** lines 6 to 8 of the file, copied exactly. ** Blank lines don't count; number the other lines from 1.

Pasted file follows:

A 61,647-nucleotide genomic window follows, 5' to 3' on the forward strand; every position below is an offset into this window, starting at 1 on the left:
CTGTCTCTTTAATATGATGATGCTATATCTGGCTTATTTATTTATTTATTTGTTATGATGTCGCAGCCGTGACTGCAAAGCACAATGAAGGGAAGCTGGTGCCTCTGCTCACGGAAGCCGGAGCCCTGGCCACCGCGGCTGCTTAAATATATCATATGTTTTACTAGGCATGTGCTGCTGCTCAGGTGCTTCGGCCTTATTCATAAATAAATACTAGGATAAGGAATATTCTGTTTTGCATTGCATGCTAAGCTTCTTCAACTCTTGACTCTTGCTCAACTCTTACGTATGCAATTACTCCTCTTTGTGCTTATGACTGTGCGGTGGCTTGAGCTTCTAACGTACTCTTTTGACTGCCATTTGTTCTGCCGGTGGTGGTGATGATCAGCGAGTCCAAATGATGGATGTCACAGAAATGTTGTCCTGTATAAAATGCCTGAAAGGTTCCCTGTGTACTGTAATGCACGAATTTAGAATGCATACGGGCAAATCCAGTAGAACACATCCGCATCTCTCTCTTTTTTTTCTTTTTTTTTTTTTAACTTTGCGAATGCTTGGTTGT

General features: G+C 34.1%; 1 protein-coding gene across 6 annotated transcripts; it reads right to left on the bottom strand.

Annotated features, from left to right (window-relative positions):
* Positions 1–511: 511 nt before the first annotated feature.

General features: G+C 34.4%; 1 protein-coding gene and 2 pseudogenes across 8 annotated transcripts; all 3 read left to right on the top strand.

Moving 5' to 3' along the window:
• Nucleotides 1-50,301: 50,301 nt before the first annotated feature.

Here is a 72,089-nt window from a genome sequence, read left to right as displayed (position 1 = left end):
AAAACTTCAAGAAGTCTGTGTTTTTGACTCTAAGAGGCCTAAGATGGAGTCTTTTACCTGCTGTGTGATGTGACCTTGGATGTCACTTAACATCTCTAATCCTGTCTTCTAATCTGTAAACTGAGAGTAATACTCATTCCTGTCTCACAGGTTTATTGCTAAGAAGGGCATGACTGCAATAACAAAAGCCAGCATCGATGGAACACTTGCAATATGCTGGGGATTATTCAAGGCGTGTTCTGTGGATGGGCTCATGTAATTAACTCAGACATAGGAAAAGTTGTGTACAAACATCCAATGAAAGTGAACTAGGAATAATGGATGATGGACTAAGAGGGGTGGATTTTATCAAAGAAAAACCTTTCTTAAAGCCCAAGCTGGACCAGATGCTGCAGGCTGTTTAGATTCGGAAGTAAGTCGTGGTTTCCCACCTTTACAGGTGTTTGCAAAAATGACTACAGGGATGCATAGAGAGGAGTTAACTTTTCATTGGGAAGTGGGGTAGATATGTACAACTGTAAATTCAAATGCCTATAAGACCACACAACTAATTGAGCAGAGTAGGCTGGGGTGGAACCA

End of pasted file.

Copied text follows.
General features: G+C 34.4%; 1 protein-coding gene and 2 pseudogenes across 8 annotated transcripts; all 3 read left to right on the top strand.

Moving 5' to 3' along the window:
• Nucleotides 1-50,301: 50,301 nt before the first annotated feature.